I have two SHUG galgos and have been an avid follower of Tina Solera and Galgos del Sol since 2013. I even took a vacation and traveled to Spain earlier this year to volunteer there. I helped nurse the “Pumpkin seeds” and got a little feel for cleaning up after 100 dogs.
But that was nothing like the 10 days I spent in Spain last month.
I stayed at the “old” finca, where there are approximately 40 dogs in five areas – this included all nine Candy puppies and the frightened inhabitants of the Shy Corner. I also lived with the infamous Hank and the “inside” dogs, who need medical care.
Each morning I would rise at 6, let the dogs out and make my coffee. By 7, I was outside getting the dogs fed. I used one bag of food per day, carried in a bucket to each area. In the main area, there were 12 dogs. One was food aggressive so I stood watch to make sure the weaker dogs got their bowl and everybody got full up.
Next I checked the water buckets. Every other day the buckets are scrubbed. Water must be carried to each pen. Then the cleaning begins – starting outside. Because standard galgo food is used, the poop is not nice. And there is a lot of it. (On a side note – they are trying a better quality of food and I did see improvement.) I used a bucket with a baggie and after three dumps, time to change the bag. The bags are carried to the road and put in the dumpster.
Once the outside is clean, blankets shaken and trash picked up, I headed to the courtyard. This is where the puppies stayed in their pen, plus those dogs that get picked on and the scared ones. The flooring is tile. It would take me over an hour to clean this area and it required a coverall suit and wellies. First the poop is scooped up, the piddle is squeegee’d out and then the mopping begins.
I don’t think anybody can imagine the puppy pen. Puppies probably poo on average six times per day. Going into that pen with nine of them jumping and clawing for attention is an adventure. I was able to put the other dogs away and let them out to do the cleaning. The puppies fight with each other constantly!
When the cleaning was done and the poo taken to the road, I made my medical rounds. Several needed pills and Tiburon needed a bandage change. I did things I have never done before, like removing stitches, giving vaccinations, changing bandages and cutting toe nails.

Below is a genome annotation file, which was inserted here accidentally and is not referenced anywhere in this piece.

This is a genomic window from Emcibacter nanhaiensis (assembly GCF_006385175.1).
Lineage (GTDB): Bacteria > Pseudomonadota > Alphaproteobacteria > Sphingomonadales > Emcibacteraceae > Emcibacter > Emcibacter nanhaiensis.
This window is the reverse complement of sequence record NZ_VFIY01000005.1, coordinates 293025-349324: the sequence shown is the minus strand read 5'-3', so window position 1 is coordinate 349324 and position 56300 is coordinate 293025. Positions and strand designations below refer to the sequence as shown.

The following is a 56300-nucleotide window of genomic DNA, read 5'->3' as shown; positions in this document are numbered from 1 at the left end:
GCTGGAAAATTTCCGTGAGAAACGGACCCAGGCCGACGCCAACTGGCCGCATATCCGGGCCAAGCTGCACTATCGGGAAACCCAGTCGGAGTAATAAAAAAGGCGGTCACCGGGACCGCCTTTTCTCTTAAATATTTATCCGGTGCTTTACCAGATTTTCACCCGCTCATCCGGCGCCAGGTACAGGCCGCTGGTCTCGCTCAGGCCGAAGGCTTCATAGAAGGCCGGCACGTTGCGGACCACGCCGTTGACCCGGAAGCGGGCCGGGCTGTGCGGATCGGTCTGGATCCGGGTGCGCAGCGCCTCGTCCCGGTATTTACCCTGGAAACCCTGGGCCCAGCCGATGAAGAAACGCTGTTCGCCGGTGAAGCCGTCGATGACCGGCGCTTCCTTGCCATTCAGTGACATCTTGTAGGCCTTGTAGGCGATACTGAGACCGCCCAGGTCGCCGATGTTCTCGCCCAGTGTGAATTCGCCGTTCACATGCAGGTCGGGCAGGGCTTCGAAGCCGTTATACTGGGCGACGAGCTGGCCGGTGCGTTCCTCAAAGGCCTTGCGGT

Once the morning chores were done, I went with Tina on errands. We’d head to one vet, stop at the dog food store, get gas, run to another vet, shop for other supplies, and run back and forth between the fincas, where the other GdS dogs are kept. We wouldn't finish until 8 at night. At 51, the work hurt. I was ready for bed each night and needed my Advil. My admiration runs deep for Tina.
The reality is that things are different in Spain. The dogs are used to living outside, lying on thin blankets (anything with stuffing they will tear up) and suffering through cold and rain. Flies are everywhere. There were a few who were scared and it took my entire trip to earn their trust. Personalities are touch and go. It only takes putting one dog in the wrong spot to have fights. I was impressed with Tina’s ability to assess the personalities and put the dogs in the right areas with the right partners.
On the positive side, the dogs are genuinely happy and friendly. I was greeted daily with jumps, hugs and kisses. Also on a positive note is the progress toward building the new center. It will provide individual quarters, proper drainage and warm housing that will be easier to keep clean.
Of course, I fell in love. That was bound to happen. Four galgos stole my heart, but I don’t have the circumstances to add to my family. I hope they are gone when I go back. If not, they are mine!
First Person is an occasional series written by SHUG supporters and adopters. The author is Monica Whitman.